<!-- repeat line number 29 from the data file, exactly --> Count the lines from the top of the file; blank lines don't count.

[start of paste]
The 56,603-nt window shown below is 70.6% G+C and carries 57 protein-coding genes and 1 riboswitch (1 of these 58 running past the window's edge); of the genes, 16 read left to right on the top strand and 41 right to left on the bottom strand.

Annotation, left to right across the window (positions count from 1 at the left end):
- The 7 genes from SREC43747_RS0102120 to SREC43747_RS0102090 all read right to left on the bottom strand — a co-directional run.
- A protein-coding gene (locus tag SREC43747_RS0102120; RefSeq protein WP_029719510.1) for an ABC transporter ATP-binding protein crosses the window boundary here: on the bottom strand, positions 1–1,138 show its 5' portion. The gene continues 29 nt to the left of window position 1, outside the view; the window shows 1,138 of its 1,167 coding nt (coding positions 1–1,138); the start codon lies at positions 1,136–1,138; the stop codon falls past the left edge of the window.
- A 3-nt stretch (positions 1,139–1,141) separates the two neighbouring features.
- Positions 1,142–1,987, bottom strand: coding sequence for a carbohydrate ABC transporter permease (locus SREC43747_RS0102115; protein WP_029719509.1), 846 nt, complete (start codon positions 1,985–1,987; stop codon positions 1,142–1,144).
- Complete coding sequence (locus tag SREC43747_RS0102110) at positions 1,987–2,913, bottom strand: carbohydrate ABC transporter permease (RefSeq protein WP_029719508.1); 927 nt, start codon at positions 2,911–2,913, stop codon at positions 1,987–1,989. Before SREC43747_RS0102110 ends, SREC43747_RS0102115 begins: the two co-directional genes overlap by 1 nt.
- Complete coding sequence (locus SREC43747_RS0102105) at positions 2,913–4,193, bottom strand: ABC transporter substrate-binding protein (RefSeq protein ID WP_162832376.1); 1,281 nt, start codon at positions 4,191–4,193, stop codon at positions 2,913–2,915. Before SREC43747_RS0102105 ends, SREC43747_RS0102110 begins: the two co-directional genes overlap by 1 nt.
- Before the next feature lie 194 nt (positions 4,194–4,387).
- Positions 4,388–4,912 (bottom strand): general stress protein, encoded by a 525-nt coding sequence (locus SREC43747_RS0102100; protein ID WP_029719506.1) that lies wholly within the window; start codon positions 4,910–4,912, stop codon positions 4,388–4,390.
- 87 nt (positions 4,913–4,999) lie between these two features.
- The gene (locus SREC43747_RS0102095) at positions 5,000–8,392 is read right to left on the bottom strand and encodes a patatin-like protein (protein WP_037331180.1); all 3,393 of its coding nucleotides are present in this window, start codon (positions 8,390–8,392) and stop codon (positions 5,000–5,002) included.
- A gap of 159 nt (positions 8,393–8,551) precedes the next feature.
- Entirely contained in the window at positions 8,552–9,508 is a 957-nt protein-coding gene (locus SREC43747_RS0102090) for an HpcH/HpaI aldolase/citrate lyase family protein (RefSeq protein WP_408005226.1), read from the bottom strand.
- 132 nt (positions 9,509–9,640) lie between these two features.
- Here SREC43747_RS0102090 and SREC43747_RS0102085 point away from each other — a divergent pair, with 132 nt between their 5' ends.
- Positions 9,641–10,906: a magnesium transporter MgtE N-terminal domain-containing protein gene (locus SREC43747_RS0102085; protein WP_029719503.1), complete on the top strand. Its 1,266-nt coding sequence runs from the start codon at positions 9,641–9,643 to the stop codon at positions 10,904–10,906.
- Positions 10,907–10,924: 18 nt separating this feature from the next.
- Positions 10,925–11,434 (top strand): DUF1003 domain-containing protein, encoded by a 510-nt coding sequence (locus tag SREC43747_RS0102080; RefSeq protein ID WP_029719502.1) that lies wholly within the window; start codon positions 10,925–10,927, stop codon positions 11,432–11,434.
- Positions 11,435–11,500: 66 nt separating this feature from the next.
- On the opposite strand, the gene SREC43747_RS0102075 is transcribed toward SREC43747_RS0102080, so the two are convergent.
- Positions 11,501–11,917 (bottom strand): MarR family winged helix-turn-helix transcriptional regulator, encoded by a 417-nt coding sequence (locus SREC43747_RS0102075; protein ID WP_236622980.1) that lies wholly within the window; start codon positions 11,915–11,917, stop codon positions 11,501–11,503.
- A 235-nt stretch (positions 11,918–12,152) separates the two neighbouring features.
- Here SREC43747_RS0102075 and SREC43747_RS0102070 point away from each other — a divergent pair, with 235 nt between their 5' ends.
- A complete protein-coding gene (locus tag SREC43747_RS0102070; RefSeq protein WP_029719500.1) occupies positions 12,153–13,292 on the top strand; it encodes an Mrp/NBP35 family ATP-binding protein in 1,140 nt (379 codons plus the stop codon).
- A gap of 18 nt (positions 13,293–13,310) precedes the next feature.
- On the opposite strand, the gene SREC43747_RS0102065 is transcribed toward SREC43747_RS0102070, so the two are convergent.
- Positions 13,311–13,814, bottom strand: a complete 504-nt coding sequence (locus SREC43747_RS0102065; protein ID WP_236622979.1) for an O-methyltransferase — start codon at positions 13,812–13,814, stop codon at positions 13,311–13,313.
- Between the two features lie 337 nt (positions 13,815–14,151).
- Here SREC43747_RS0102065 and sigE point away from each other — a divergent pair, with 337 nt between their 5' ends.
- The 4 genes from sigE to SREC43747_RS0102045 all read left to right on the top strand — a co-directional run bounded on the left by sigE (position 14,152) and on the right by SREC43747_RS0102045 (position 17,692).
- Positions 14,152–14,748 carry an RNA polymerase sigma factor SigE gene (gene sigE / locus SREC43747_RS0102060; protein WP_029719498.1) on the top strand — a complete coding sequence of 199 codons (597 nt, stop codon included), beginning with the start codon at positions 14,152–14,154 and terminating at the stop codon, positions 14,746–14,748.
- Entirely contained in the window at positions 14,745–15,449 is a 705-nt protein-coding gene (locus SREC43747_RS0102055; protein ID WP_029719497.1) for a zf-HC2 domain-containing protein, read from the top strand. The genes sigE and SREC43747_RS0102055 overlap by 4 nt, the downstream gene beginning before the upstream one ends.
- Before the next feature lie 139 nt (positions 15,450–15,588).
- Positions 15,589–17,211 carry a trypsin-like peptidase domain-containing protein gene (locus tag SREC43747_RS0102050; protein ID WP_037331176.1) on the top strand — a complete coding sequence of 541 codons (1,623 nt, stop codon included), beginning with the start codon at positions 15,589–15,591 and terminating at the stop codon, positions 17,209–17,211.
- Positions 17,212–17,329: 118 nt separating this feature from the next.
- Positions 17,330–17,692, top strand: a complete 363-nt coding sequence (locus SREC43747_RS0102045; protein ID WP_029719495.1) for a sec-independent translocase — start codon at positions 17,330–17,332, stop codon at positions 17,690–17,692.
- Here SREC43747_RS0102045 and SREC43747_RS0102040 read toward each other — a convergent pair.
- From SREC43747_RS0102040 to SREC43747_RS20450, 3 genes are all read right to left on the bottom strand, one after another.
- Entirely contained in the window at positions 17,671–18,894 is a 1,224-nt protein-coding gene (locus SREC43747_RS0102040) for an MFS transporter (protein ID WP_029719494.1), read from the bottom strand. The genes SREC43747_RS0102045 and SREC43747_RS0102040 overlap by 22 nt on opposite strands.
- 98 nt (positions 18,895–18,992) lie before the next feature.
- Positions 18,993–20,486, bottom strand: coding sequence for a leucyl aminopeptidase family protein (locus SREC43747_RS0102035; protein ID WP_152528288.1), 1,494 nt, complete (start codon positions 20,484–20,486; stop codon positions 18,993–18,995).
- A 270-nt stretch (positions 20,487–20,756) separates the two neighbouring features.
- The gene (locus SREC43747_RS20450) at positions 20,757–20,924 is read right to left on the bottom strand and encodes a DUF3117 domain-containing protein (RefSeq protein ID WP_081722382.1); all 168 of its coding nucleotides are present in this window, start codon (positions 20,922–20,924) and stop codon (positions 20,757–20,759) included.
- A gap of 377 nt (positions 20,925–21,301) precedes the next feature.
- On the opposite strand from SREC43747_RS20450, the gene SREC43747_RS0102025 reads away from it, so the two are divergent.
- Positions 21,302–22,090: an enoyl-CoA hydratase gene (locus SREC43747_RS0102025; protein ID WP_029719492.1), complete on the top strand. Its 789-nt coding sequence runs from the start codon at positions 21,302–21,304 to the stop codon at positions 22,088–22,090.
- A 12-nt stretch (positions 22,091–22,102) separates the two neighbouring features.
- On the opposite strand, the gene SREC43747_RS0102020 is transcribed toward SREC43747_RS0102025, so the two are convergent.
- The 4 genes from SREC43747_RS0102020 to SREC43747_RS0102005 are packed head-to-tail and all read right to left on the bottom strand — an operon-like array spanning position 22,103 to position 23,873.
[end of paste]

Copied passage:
- Between the two features lie 337 nt (positions 13,815–14,151).